A dramatic ending to an excellent match and another home draw in the second round, against fellow Southern Leaguers Kettering . With more at stake and nearly 6,000 inside Plough Lane, a measure of the team's growing maturity came in the shape of an easy 2-0 win, which pitched the team into the third round proper for the first time in history.

With visions of a glamour tie against the likes of Liverpool or Tottenham, an away draw at Burnley was regarded as somewhat of a short straw. There was little prospect of a result or a good pay day, while League form had stuttered over the Christmas period with defeats at Stourbridge and Wealdstone, the latter before nearly 3,500 spectators.

But the interest generated by the Club's first ever third round FA Cup appearance meant that over a thousand supporters more than the previous season's average home gate made the long journey to Burnley's Turf Moor. What they were to witness was one of the amazing results in FA Cup history as a non-league team won on the ground of First Division opponents for the first time since 1920.

The only goal came in the 48th minute when Cooke's shot was parried by Burnley 'keeper Alan Stevenson and Mahon drove in the rebound. 'Keeper Dickie Guy had saved some good efforts in the first half, but he surpassed himself in the second with brilliant saves from Fletcher and Hankin.

Incredibly, the team held on to win 1-0 and once the Fourth Round draw had given an away tie at League Champions Leeds United, media interest soared. Wimbledon were buzzing and big news. Before Christmas, a consortium, including George Best, was strongly tipped to be about to buy out Bernie Coleman's 80 per cent share holding, with Best himself in line to take over as player-manager.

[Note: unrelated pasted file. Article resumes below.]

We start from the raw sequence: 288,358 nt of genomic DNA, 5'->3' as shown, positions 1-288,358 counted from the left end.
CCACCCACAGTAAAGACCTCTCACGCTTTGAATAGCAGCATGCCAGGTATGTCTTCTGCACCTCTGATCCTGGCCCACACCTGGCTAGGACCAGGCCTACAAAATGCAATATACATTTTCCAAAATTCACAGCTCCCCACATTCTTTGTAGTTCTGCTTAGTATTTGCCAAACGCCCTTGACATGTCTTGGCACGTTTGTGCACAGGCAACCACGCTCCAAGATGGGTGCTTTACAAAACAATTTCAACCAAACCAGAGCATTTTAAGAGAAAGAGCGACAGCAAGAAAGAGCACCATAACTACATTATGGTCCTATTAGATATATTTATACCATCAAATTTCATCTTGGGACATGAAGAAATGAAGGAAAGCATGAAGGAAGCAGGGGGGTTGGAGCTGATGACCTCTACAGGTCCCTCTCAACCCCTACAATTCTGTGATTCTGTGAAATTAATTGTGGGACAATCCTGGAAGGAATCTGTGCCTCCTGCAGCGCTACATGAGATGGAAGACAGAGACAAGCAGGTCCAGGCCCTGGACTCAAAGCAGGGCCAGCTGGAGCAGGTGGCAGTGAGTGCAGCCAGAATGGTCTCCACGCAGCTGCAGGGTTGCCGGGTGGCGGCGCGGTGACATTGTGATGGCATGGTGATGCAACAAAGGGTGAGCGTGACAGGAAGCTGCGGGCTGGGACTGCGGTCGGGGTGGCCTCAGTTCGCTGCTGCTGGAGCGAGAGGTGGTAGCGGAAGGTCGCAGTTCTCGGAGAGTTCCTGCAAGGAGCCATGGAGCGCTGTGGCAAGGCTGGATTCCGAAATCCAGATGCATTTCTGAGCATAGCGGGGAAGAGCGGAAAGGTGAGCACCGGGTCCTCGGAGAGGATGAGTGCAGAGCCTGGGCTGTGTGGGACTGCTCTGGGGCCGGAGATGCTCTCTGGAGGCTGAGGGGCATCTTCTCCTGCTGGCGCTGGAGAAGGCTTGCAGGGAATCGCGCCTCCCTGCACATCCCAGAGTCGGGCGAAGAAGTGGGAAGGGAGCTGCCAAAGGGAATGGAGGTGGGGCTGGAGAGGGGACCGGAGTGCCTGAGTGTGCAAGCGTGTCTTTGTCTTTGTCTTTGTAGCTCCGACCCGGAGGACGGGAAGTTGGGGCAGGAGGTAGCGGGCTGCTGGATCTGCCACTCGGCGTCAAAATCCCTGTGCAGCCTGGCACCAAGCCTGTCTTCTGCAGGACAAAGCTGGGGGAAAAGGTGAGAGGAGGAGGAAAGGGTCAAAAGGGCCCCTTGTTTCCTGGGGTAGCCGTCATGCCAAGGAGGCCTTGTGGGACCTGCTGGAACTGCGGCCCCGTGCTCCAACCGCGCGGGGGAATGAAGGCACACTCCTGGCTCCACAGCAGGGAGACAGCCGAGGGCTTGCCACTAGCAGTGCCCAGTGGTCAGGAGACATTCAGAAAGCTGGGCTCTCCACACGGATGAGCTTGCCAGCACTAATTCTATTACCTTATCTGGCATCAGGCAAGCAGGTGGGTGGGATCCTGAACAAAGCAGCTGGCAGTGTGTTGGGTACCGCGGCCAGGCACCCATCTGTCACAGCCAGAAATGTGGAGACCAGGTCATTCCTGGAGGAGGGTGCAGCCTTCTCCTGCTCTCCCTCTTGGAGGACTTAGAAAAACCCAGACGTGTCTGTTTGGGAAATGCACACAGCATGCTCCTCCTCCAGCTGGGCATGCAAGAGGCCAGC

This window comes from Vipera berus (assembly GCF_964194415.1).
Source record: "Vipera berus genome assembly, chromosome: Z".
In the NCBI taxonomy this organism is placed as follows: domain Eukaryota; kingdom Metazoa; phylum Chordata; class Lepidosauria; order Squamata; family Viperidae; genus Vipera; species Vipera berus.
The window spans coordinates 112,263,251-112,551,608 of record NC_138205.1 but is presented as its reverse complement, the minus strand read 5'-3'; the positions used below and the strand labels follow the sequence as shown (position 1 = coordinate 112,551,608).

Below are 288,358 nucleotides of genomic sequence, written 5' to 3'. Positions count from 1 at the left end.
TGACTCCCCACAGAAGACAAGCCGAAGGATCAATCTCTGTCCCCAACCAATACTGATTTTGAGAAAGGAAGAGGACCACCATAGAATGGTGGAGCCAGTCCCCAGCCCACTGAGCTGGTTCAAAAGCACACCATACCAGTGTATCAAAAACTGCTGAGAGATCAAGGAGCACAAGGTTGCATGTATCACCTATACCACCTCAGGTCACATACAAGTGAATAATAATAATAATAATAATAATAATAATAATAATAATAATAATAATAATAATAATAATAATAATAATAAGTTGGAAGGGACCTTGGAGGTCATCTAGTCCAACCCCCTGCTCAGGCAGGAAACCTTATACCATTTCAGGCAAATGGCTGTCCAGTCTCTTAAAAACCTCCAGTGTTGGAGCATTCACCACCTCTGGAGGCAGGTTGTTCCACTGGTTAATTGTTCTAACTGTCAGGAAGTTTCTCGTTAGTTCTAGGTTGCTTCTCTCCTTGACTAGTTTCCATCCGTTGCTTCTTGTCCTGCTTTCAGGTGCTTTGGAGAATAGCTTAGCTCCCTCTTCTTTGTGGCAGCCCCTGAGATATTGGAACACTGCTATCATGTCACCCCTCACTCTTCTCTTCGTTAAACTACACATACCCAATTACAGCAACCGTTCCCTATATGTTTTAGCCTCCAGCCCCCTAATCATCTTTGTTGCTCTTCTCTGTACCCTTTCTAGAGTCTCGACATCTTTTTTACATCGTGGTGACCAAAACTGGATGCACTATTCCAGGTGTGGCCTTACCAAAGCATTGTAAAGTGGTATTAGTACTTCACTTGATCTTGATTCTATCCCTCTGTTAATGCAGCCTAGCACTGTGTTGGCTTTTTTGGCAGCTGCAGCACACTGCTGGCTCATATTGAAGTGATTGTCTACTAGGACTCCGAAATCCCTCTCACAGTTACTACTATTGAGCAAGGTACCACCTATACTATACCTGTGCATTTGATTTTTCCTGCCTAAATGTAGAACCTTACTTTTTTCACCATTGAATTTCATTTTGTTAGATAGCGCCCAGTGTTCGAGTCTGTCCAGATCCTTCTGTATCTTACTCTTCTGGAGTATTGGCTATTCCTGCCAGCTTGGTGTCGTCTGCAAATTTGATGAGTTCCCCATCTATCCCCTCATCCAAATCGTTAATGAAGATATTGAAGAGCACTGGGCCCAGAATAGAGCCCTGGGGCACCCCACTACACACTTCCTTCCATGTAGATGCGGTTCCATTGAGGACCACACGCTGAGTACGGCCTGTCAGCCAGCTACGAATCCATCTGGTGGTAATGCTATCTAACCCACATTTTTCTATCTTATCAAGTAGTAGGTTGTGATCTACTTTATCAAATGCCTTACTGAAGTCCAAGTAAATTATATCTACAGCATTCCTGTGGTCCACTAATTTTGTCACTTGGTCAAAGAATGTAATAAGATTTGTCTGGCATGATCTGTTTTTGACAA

The idea fell through eventually, but the blaze of publicity created by the Cup run enabled Chairman Jack Beaven to launch an appeal to reduce the £35,000 debt by offering 19,000 non-voting shares for issue at £1 each.

Back on the field, interest in the Leeds game was reflected in the crowd of 46,230 which attended the Elland Road cup tie. Wimbledon again defended magnificently against a Leeds side, at the pinnacle of European Club football and as every schoolboy knows, Guy saved Peter Lorimer's penalty kick, with just eight minutes left, to force an incredible goalless draw.

People queued throughout the night for tickets to see the replay at Plough Lane the following Tuesday and when all the tickets were snapped up in 90 minutes, there were angry scenes. Supporters clashed with touts, with one being chased down the street and having to leap onto a bus to avoid being attacked. As it happened, the replay never took place at Plough Lane, due to a waterlogged pitch, which pleased the police as they believed there were thousands of forged tickets in circulation.